Vijay also talked about, during his presentation, a successful deployment of Fujitsu’s Interstage application server (a Java EE 6 app server based on GlassFish) in Windows Azure. Plus a whole slew of base platform improvements announced via the Windows Azure team blog, which helped to address many of the limitations we observed last year, such as not being able to use NIO as described in my earlier work with Jetty and Windows Azure.
Lots of great news, and I was finally able to sit down and try some things hands-on, with the latest release of the Windows Azure SDK (version 1.3; November 2010) that included many of the announced improvements.
Java NIO now works!
First off, one major limitation identified previously was that because of the networking sandbox model in Windows Azure (for security reasons) also blocked the loopback adapter which NIO needed. At PDC this was discussed, and the fact that Fujitsu Interstage app server worked (which used GlassFish which used NIO) proved this works. And fortunately, there isn’t anything additional we need to do to “enable” NIO; it just works now. I tried my simple Jetty Azure project by changing it back to using the org.eclipse.jetty.server.nio.SelectChannelConnector, deployed into Windows Azure, and it ran!
Also worth noting was that the startup time in Windows Azure was significantly improved. My Jetty Azure project took just a few minutes to become accessible on the Internet (it had taken more than 20 minutes at one point in time).
Mario Kosmiskas also posted an excellent article which showed Jetty and NIO working in Windows Azure (and many great tips which I leveraged for the work below).
Since Fujitsu Interstage (based on GlassFish) already works in Azure, GlassFish itself should work as well. So I thought I’d give it a try and learn from the exercise. First I tried to build on the Jetty work, but started running into issues with needing Visual Studio and the Azure tools to copy/move/package large amounts of files and nested folders when everything is placed inside of the project structure – GlassFish itself has 5000+ files and 1100+ folders (the resulting super-long file path names for a few files caused the issue). This became a good reason to try out the approach of loading application assets into role instances from Blob storage service, instead of packaging everything together inside of the same Visual Studio project (as is the best practice for ASP.NET Web Role projects).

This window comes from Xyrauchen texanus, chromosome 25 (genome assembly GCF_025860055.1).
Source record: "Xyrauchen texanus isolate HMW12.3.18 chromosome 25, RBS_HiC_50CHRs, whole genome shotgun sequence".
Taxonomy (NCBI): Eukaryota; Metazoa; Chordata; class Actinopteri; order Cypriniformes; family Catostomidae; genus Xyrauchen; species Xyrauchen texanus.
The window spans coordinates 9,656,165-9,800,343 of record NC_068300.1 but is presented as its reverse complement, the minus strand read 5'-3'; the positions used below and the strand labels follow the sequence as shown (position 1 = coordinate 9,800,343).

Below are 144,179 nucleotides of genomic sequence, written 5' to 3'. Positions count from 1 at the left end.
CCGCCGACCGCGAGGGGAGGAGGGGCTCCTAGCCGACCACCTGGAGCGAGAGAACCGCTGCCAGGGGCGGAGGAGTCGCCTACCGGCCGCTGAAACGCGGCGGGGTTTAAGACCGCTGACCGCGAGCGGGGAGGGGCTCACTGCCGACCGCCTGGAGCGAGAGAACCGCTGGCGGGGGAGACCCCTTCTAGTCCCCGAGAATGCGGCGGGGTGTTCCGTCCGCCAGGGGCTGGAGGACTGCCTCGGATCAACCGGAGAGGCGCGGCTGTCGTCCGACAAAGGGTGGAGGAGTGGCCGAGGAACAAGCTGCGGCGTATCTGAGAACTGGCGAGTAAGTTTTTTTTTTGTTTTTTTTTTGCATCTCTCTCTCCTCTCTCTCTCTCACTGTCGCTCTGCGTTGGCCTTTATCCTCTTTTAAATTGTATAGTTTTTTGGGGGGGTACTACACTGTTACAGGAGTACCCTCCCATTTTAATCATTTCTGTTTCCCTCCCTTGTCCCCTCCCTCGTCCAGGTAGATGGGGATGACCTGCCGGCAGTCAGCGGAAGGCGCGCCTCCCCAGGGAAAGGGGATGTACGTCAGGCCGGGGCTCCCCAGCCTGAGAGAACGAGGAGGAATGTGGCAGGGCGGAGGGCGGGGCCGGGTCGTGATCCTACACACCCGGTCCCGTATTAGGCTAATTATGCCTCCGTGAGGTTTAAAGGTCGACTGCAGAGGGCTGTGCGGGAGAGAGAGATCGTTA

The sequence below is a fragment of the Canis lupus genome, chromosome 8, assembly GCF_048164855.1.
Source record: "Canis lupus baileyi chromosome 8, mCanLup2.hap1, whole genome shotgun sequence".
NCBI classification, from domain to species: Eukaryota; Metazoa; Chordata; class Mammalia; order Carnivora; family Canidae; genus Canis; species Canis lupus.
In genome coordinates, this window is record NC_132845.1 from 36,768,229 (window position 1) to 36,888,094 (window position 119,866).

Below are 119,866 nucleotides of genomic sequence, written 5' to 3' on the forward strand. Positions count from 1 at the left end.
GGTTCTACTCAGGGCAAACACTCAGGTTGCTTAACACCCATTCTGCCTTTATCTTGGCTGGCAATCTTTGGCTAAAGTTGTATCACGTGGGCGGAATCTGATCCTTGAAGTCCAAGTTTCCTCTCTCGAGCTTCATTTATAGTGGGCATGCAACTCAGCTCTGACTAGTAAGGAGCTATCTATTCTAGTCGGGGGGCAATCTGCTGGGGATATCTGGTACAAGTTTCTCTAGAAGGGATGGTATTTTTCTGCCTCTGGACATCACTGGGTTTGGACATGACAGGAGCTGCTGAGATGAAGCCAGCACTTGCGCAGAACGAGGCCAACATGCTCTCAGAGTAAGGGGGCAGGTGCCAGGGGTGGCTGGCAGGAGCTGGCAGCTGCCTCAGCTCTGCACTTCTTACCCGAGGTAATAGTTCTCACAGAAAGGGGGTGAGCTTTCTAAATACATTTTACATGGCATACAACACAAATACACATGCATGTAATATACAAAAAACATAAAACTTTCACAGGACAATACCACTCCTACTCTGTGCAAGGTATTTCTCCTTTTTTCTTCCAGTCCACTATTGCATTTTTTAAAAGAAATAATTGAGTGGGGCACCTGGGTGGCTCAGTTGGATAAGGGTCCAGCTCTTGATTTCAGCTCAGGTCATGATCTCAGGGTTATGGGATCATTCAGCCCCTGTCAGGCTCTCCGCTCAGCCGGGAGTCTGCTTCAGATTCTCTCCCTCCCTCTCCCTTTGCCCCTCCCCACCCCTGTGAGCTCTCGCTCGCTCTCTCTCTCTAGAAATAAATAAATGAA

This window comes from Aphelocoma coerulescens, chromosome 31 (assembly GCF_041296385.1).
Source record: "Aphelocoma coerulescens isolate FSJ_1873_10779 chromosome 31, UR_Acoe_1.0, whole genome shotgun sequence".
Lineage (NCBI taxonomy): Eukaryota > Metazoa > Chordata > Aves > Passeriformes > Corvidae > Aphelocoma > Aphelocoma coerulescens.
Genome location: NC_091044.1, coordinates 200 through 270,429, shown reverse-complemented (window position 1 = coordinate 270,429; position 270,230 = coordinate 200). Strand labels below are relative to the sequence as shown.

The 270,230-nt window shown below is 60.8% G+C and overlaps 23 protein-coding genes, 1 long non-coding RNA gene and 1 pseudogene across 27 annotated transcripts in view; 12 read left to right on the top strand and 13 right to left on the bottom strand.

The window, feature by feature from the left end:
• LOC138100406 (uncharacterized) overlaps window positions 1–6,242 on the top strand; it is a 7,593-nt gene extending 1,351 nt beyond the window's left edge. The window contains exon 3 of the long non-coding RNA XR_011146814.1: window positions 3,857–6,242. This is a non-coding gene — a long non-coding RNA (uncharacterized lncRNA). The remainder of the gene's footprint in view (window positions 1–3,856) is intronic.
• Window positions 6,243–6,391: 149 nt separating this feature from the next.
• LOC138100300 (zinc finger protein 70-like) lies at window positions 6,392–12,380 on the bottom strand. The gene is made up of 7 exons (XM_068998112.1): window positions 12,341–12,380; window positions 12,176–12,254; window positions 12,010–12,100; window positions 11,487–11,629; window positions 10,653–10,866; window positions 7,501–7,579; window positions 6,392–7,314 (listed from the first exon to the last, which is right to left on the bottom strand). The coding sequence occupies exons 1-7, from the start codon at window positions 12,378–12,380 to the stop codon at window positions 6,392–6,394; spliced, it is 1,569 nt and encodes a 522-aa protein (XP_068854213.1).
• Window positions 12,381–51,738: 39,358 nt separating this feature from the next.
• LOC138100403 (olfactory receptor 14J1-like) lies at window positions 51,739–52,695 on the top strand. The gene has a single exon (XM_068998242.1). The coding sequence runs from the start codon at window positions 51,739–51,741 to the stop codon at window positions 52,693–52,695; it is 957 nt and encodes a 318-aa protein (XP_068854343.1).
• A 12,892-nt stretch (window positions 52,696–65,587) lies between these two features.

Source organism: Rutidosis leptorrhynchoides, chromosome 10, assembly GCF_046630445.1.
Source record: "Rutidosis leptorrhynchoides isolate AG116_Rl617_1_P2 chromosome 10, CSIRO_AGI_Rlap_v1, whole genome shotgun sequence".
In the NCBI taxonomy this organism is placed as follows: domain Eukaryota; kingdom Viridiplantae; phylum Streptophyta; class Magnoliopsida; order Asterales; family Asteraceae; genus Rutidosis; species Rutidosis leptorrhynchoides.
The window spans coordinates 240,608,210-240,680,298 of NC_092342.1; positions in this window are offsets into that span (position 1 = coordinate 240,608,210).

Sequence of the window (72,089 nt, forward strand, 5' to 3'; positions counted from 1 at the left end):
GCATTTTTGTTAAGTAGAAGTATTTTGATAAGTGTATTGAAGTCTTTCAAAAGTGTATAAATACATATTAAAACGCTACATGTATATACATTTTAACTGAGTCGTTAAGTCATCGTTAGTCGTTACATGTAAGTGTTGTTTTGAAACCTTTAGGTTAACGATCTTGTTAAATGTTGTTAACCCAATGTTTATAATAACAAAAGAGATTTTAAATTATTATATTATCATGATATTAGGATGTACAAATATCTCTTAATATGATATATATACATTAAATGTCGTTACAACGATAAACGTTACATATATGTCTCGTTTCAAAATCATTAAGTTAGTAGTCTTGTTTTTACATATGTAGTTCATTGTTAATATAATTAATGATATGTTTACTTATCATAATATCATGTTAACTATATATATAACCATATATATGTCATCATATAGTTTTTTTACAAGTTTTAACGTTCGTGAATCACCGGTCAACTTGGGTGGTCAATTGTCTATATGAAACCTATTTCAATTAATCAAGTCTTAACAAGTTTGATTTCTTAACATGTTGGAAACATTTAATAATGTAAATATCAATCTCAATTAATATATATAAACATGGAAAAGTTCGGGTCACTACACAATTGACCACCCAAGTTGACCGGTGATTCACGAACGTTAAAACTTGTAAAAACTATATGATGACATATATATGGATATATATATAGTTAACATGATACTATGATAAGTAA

This technique was inspired by Steve Marx’s article last year (role instance using Blob service), and realized using the work from Mario Kosmiskas’ article (PowerShell magic), I was able to have an instance of GlassFish Server Open Source Edition 3.1 (build 37; latest at the time of this writing) deployed and running in Windows Azure, in a matter of minutes. Below is a screenshot of the GlassFish Administration Console running on a cloudapp.net subdomain (in Azure).
To do this, basically just follow the detailed steps in Mario Kosmiskas’ article. I will highlight the differences here, plus a few bits that weren’t mentioned in the article. Easiest way is to just reuse his Visual Studio project (MinimalJavaWorkerRole.zip). I started from scratch so that I could use GlassFish for various names.
1. Create a new Cloud project, and add a Worker Role (I named mine GlassFishService). The project will open with a base project structure.
2. Copy and paste in the files (from Mario’s project, under the ‘JettyWorkerRole’ folder, and pay attention to his comments on Visual Studio’s default UTF-8 enocding):
Paste them into Worker Role. For me, the resulting view in Solution Explorer is below:
3. Open ServiceDefinition.cscfg, and add the Startup and Endpoints information. The resulting file should look something like this:
<?xml version="1.0" encoding="utf-8"?>
<ServiceDefinition name="GlassFishAzure" xmlns="http://schemas.microsoft.com/ServiceHosting/2008/10/ServiceDefinition">
<Import moduleName="Diagnostics" />
<Task commandLine="Run.cmd" executionContext="limited" taskType="background" />
<InputEndpoint name="Http_Listener_1" protocol="tcp" port="8080" localPort="8080" />
<InputEndpoint name="Http_Listener_2" protocol="tcp" port="8181" localPort="8181" />
<InputEndpoint name="Http_Listener_3" protocol="tcp" port="4848" localPort="4848" />
<InputEndpoint name="JMX_Connector_Port" protocol="tcp" port="8686" localPort="8686" />
<InputEndpoint name="Remote_Debug_Port" protocol="tcp" port="9009" localPort="9009" />